The Angora goat is native to Turkey but has been introduced to many other parts of the world, including Africa. It is a medium-sized breed with long, silky hair used to make mohair wool. 

How to start an indigenous veld goat farm?

  • Starting a veld goat farm can be a rewarding and lucrative business venture. However, there are several factors to consider when starting a goat farm business, such as the type of goats you will raise, the climate in which you live, and the market for goat meat and products.
  • The climate you live in will also affect what type of goats you can raise. For example, raising Boer Goats will be more difficult if you live in a hot, dry climate, as they are not well-suited for these conditions. 
  • Finally, you need to consider the market for goat meat and products before starting your farm. There is a growing demand for meat in Africa and other parts of the world, so if you can produce high-quality goat meat, you should have no problem finding buyers. There is also a demand for goat milk and other products made from goat milk, such as cheese and yogurt. 

Steps to start an Indigenous veld goat farm

  1. There are several factors to consider when starting an Indigenous veld goat farm. The main step is to select the right location. The location must have good grazing land and water sources. It should also be close to markets where the goats can be sold.
  2. The next step is to select the right breed of goat. There are many different breeds of Indigenous veld goats, so it is important to research to find the best breed for your climate and desired production goals.
  3. Once you have chosen a location and breed, you must purchase some goats. Goats can be bought from other farmers, at livestock auctions, or online. Once you have your goats, they will need to be quarantined for 30 days before being released into the pasture.
  4. After the quarantine period, you must provide shelter for your goats. Goats require a shelter that protects them from the elements and predators. The shelter should also have enough space for the goats to move freely.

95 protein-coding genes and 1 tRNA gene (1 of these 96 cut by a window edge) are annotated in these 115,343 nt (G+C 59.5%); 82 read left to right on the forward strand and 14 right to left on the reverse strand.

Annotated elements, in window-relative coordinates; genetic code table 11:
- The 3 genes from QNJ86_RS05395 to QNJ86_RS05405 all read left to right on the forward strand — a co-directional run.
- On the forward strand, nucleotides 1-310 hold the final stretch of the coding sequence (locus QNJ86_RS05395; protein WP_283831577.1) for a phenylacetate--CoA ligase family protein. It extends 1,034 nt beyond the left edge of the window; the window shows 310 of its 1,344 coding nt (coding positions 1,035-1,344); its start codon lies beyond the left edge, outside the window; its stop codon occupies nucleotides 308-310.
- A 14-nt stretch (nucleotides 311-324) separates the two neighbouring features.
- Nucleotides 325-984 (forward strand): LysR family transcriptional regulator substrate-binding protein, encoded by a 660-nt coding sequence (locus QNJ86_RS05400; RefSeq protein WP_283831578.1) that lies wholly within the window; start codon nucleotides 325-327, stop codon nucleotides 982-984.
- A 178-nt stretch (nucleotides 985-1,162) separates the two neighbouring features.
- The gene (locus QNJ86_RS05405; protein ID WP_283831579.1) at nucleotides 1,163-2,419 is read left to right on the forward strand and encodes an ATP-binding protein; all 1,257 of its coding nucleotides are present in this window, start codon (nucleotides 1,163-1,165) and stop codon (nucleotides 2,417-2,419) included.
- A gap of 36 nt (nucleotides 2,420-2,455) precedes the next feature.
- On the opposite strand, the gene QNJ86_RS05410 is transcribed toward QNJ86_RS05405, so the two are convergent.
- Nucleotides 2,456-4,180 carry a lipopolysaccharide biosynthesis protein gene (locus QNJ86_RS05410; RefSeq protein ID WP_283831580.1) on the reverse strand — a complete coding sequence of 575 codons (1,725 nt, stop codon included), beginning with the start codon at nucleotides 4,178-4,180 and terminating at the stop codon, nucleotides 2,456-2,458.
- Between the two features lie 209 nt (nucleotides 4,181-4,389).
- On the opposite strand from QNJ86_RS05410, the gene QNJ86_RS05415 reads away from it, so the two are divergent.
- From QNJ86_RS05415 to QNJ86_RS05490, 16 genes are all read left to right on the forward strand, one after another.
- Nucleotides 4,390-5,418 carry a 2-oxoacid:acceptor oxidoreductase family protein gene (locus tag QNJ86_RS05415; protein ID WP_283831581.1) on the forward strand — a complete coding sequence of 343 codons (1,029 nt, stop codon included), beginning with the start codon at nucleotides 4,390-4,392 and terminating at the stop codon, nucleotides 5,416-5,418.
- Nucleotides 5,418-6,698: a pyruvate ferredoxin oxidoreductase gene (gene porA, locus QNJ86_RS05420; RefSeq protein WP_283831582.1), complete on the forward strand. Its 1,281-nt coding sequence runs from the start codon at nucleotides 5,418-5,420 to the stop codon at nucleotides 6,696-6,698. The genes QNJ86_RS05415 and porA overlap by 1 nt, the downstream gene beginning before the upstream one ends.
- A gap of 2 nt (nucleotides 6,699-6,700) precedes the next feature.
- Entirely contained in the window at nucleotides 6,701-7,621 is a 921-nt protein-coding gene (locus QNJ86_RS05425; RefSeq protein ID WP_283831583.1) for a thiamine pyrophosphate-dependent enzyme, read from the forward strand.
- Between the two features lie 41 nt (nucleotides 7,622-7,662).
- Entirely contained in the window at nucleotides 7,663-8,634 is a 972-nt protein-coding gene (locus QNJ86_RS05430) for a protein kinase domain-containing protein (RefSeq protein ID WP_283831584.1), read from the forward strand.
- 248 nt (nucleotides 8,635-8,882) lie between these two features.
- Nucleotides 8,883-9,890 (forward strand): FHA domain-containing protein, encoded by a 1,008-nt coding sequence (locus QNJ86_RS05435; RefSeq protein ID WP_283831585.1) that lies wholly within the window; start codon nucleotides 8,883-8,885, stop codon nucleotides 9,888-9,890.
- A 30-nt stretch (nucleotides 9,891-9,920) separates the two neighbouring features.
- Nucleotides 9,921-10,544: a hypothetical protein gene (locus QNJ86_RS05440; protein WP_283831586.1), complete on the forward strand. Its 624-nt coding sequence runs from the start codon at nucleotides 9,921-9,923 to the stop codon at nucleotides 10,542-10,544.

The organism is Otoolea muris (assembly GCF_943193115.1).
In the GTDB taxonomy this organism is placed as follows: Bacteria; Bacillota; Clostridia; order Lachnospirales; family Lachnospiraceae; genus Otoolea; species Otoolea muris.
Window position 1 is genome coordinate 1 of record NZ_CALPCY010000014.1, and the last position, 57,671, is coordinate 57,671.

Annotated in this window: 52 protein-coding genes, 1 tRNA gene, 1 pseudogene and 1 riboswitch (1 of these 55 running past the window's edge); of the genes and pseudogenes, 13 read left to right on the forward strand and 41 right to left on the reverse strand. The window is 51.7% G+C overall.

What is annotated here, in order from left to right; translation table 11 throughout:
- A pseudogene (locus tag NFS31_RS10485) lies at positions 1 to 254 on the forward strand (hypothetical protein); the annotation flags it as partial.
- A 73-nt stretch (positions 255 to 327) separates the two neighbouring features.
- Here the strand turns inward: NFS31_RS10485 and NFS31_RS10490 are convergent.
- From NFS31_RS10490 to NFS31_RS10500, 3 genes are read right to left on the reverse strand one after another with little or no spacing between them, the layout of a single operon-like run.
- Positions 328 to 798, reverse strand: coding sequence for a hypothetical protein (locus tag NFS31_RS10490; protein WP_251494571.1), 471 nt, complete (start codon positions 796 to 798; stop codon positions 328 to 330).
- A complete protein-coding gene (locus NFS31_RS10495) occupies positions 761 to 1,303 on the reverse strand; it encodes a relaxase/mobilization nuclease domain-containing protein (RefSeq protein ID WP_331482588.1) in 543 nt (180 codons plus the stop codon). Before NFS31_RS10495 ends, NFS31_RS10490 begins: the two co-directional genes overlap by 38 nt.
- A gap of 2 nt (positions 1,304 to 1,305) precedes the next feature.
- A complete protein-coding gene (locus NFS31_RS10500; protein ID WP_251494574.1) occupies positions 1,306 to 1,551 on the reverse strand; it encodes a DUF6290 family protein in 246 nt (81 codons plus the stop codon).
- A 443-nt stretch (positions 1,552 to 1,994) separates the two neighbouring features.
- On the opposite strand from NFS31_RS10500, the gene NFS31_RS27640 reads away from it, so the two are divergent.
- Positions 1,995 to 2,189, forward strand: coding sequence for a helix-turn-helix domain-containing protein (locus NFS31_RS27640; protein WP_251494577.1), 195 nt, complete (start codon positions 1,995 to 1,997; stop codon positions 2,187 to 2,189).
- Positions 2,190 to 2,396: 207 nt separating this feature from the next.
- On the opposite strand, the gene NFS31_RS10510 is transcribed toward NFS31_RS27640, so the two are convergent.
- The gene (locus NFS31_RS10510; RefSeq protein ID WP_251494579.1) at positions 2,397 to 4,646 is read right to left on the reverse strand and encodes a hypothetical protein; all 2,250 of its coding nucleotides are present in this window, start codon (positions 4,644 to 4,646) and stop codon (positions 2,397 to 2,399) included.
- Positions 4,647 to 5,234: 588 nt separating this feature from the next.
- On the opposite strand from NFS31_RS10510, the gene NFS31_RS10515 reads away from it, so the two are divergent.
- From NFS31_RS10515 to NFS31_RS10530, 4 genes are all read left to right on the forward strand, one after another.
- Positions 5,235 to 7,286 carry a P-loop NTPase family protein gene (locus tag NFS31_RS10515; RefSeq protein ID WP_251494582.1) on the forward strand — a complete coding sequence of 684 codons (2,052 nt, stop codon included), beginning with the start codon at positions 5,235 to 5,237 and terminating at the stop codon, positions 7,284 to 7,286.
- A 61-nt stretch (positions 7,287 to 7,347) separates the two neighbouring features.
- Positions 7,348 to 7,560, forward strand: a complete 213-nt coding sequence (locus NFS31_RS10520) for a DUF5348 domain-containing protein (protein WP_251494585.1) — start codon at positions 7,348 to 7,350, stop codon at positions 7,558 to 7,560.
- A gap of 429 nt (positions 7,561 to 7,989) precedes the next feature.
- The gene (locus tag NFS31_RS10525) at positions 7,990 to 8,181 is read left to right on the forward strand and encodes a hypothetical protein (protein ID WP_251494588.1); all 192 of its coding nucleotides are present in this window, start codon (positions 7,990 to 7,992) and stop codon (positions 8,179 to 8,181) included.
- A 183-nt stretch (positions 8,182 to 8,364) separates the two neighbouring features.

5. Indigenous veld goats are hardy animals that can thrive in harsh conditions but still require some basic care. They will need to be fed a balanced diet and access to fresh water. They must also be vaccinated against common diseases such as rabies and foot-and-mouth disease.

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Indigenous goats care in Africa

Indigenous goats are an important part of African food security and livelihoods. In many parts of Africa, they are the only source of milk and meat for families. Goats also provide valuable manure for crops and help to clear land. However, indigenous goats are often neglected and not given the same care as other livestock. This is because they are often seen as unproductive and not worth investing in. As a result, many indigenous goat breeds are at risk of extinction. However, several things can be done to improve the care of indigenous goats in Africa:

Improve access to veterinary care

Many farmers do not have quality veterinary care for their goats. This needs to be improved so farmers can identify and treat health problems early on.

Improve nutrition

Good nutrition is essential for all livestock, especially goats susceptible to malnutrition. In addition, improved fodder availability and quality will help to improve goat health and productivity.

Improve housing

Goats need shelter from the wind, sun, and rain. Improving housing conditions will help to protect them from extreme weather conditions and parasites.

Improve breeds

There is a need for more research into indigenous goat breeds to identify which ones are at risk of extinction and how best to conserve them.

Indigenous goat farming problems in Africa

  • Indigenous goats are an important source of livelihood for many small-scale farmers in Africa. However, they are also susceptible to various diseases and parasites, which can lead to significant losses in productivity.